filing suit in Delaware, Purdue triggered a 30-month stay of FDA approval for Xtampza
ER™, set to expire in September 2017. 21 U.S.C. § 355U)(5)(B)(iii). On March 26,
2015, Purdue filed a protective suit in Massachusetts. Purdue has indicated that it
seeks to stay litigation of the listed patents pending a final decision in its appeal of the
invalidity finding in the New York litigation regardless of whether the present case is
litigated in Delaware, New York, or Massachusetts. (D.I. 17 at 16)
The New York litigation did not involve the '497 patent asserted in the instant
litigation. The listed patents are directed to and claim the API oxycodone with very low
levels of potentially genotoxic impurity, while the '497 patent discloses and claims the
use of irritants in the formulation of a drug susceptible to abuse. (D.I. 1, ex. A-D) The
New York litigation involved abuse-deterrence mechanisms such as increased breaking
Collegium argues that Purdue's claim of data exclusivity will not block FDA
approval of Collegium's product, because Collegium conducted its own clinical study.
(D. I. 21 at 6)
Without going into great detail about the Hatch-Waxman paradigm, submission
of an application in order to engage in the commercial manufacture, use or sale of a
patented drug "shall be an act of infringement." 21 U.S.C. § 271 (e)(2). By enacting
Hatch-Waxman, Congress attempted to "fairly balance the rights of'
patentees/branded drug companies (who were given the right to initiate infringement
lawsuits before market entry) and companies developing new and/or generic drugs
(who were given greater protection during the development and experimentation
process). See, e.g., H.R. Rep. No. 98-856, pt. 1, at 28 (1984).
strength and gel formation. See Teva, 994 F. Supp. 2d at 377; Purdue Pharma L.P. v.
Amneal Pharms., LLC, Civ. No. 13-3372, slip op. at 1-2 (S.D.N.Y. Apr. 8, 2015).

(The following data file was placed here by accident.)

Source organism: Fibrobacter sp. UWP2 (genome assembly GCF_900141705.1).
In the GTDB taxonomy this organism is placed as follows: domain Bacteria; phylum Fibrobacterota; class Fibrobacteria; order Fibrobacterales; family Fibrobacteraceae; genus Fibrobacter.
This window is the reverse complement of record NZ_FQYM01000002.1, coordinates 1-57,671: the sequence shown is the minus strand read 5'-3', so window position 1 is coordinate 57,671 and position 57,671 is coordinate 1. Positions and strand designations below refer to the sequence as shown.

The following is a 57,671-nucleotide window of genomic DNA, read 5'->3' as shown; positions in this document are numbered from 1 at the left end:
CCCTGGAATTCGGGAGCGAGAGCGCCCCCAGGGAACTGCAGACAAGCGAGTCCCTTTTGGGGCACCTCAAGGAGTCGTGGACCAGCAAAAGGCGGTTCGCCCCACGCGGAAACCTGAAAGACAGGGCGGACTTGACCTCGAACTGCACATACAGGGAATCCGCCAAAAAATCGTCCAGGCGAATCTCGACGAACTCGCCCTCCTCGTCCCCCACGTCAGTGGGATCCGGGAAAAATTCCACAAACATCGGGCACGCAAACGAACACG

Ill. STANDARD OF REVIEW
A. Personal Jurisdiction
Rule 12(b )(2) directs the court to dismiss a case when the court lacks personal
jurisdiction over the defendant. Fed. R. Civ. P. 12(b)(2). When reviewing a motion to
dismiss pursuant to Rule 12(b)(2), a court must accept as true all allegations of
jurisdictional fact made by the plaintiff and resolve all factual disputes in the plaintiffs
favor. Traynor v. Liu, 495 F. Supp. 2d 444, 448 (D. Del. 2007). Once a jurisdictional
defense has been raised, the plaintiff bears the burden of establishing, with reasonable
particularity, that sufficient minimum contacts have occurred between the defendant and
the forum to support jurisdiction. See Provident Nat'/ Bank v. Cal. Fed. Sav. & Loan
Ass'n, 819 F.2d 434, 437 (3d Cir. 1987). To meet this burden, the plaintiff must produce
"sworn affidavits or other competent evidence," since a Rule 12(b )(2) motion "requires
resolution of factual issues outside the pleadings." Time Share Vacation Club v. Atlantic
Resorts, Ltd., 735 F.2d 61, 67 n.9 (3d Cir. 1984).
To establish personal jurisdiction, a plaintiff must produce facts sufficient to
satisfy two requirements by a preponderance of the evidence, one statutory and one
constitutional. See id. at 66; Reach & Assocs. v. Dencer, 269 F. Supp. 2d 497, 502 (D.
Del. 2003). With respect to the statutory requirement, the court must determine whether
there is a statutory basis for jurisdiction under the forum state's long-arm statute. See
Reach & Assocs., 269 F. Supp. 2d at 502. The constitutional basis requires the court to
determine whether the exercise of jurisdiction comports with the defendant's right to due
process. See id.; see also Int'/ Shoe Co. v. Washington, 326 U.S. 310, 316, 66 S.Ct.
154, 90 L.Ed. 95 (1945).
Pursuant to the relevant portions of Delaware's long-arm statute, 10 Del. C. §
3104( c )( 1)-(4), a court may exercise personal jurisdiction over a defendant when the
defendant or its agent:
(1) Transacts any business or performs any character of work or
service in the State;
(2) Contracts to supply services or things in this State
(3) Causes tortious injury in the State by an act or omission in this
(4) Causes tortious injury in the State or outside of the State by an
act or omission outside the State if the person regularly does or
solicits business, engages in any other persistent course of conduct
in the State or derives substantial revenue from services, or things
used or consumed in the State.
10 Del. C. § 3104(c)(1 )-(4). With the exception of (c)(4), the long-arm statute requires a